Las Vegas - The WiFi Alliance is coming to CES to demonstrate prototypes of CE products incorporating the new Wi-Fi Direct standard, which was approved in December.
Although no Wi-Fi Direct products will be introduced at the show, new products incorporating the technology will be available "very quickly" after the alliance launches a certification program, which is expected to start in mid year, alliance executive director Edgar Figueroa told TWICE. Software updates for the installed base of Wi-Fi devices, including cellphones, could be available sooner than new products, perhaps even within a week of the certification program's launch, he added.
Wi-Fi Direct lets Wi-Fi devices talk directly to one other without connecting to a wireless local area network (LAN), thus conserving WLAN bandwidth. Wi-Fi Direct will ride on top of the current 802.11a/b/g/n WLAN standards, deliver the same datarates and ranges as those standards, and consume no more power than them, Figueroa said. It also incorporates WPA2 security and Wi-Fi Protected Setup to simplify security setup.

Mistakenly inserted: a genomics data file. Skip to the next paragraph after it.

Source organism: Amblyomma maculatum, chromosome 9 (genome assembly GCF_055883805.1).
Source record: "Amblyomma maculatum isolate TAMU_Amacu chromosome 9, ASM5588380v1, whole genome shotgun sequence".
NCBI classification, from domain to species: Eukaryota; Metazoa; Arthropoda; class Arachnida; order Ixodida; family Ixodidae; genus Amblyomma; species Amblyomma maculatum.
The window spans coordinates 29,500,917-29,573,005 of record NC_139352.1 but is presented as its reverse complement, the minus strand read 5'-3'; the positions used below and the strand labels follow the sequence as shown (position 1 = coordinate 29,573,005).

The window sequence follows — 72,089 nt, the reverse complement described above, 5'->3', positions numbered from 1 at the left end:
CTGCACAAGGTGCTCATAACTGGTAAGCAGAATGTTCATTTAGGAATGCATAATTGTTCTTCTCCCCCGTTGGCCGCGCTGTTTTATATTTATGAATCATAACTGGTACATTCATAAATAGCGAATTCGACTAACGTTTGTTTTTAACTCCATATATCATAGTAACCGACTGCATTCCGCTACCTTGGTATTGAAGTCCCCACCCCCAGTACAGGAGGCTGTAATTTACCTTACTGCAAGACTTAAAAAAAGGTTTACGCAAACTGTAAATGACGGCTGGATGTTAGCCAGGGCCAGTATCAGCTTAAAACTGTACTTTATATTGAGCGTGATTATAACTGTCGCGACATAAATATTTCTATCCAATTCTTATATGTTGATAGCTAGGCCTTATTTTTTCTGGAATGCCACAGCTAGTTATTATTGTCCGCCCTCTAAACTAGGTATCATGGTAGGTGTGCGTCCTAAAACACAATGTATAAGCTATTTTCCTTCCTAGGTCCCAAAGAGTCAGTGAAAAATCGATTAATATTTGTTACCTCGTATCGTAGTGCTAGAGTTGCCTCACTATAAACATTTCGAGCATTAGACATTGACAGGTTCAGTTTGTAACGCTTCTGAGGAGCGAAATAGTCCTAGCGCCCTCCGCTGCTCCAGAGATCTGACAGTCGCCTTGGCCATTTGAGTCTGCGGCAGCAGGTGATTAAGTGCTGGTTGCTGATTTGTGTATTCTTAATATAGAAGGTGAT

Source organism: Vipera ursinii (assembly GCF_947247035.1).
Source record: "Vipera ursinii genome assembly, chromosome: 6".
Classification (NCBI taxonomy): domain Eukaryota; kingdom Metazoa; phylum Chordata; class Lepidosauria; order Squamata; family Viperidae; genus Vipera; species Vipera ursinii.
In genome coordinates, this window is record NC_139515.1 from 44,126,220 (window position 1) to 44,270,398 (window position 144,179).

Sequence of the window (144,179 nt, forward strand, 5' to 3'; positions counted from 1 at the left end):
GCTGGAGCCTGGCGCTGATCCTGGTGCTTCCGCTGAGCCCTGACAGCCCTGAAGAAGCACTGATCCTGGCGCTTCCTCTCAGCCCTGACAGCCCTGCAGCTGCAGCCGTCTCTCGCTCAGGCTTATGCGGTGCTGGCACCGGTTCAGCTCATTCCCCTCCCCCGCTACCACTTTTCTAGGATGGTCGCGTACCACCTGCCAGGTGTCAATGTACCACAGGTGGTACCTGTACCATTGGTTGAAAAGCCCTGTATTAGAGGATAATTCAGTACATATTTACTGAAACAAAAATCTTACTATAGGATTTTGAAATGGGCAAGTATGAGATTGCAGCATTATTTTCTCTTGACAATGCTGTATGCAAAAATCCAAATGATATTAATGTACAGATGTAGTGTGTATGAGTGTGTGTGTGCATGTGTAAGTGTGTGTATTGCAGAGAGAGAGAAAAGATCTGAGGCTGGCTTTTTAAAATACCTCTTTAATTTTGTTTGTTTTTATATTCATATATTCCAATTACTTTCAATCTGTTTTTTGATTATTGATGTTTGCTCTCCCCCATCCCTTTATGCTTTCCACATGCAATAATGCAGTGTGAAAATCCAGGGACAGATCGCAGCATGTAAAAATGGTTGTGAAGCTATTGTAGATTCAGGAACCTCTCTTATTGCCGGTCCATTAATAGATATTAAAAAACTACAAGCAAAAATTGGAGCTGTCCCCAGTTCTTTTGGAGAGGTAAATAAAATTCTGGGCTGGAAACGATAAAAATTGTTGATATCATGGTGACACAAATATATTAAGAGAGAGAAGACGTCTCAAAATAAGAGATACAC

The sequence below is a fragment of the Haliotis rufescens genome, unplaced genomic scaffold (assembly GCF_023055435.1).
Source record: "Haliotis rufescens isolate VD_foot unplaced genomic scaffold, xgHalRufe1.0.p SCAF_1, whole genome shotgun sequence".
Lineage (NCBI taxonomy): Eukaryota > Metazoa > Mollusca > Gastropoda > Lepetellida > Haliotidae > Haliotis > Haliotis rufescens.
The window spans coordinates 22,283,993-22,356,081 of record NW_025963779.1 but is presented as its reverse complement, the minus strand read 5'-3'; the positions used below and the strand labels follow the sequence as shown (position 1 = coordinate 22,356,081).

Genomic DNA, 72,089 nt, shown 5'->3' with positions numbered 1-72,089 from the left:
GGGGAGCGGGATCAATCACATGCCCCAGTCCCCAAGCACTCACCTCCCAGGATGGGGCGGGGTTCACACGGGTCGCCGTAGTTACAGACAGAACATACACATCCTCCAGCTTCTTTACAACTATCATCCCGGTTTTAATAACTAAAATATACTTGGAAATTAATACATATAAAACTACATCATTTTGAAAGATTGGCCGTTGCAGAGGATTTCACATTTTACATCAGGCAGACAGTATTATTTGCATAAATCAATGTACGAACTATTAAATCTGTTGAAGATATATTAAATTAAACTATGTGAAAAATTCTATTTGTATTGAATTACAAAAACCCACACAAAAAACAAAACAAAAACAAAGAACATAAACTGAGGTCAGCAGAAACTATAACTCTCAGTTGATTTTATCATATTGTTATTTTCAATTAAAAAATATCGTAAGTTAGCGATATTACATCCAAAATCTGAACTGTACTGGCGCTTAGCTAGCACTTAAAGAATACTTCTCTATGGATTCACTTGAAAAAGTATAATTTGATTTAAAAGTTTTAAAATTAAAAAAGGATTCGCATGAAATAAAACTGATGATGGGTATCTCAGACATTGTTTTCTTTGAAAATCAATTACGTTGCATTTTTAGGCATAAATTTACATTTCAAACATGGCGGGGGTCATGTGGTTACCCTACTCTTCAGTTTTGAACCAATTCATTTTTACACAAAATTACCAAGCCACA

Demonstrated products at the alliance booth and at members' booths could include wireless mice and keyboards, streaming content from a laptop to a display, and remote controls
Wi-Fi Direct will be easier to use than the current peer-to-peer Wi-Fi ad hoc spec, encouraging consumers to use the peer-to-peer option, Figueroa said. Once a Wi-Fi Direct connection is made, an automatic service-discovery feature enables the device to determine what functions it can carry out. Pop-ups or other prompts would then ask the user whether they want, for example, to connect to a display or print to a printer. The current ad hoc spec requires users to disable regular Wi-Fi and put their device into ad hoc mode, and there are no user prompts, Figueroa said. "It's difficult to set up," he said.
Just as important, only one device needs to support WiFi Direct in order to communicate with any other WiFi device, he noted. The device without Wi-Fi Direct thinks it's talking to a Wi-Fi access point, Figueroa explained.
To encourage enterprise use, the spec lets IT departments allow or disallow Wi-Fi Driect use in networked office devices.